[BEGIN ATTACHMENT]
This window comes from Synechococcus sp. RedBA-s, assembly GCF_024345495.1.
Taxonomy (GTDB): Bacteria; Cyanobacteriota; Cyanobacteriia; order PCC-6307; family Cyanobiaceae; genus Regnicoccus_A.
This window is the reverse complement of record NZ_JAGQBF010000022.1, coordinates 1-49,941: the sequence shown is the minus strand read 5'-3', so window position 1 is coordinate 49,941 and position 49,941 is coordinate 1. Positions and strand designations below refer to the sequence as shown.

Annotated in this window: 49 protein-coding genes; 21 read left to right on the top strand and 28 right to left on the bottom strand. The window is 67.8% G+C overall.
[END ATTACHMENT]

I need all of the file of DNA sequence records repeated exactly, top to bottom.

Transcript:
This window comes from Synechococcus sp. RedBA-s, assembly GCF_024345495.1.
Taxonomy (GTDB): Bacteria; Cyanobacteriota; Cyanobacteriia; order PCC-6307; family Cyanobiaceae; genus Regnicoccus_A.
This window is the reverse complement of record NZ_JAGQBF010000022.1, coordinates 1-49,941: the sequence shown is the minus strand read 5'-3', so window position 1 is coordinate 49,941 and position 49,941 is coordinate 1. Positions and strand designations below refer to the sequence as shown.

Annotated in this window: 49 protein-coding genes; 21 read left to right on the top strand and 28 right to left on the bottom strand. The window is 67.8% G+C overall.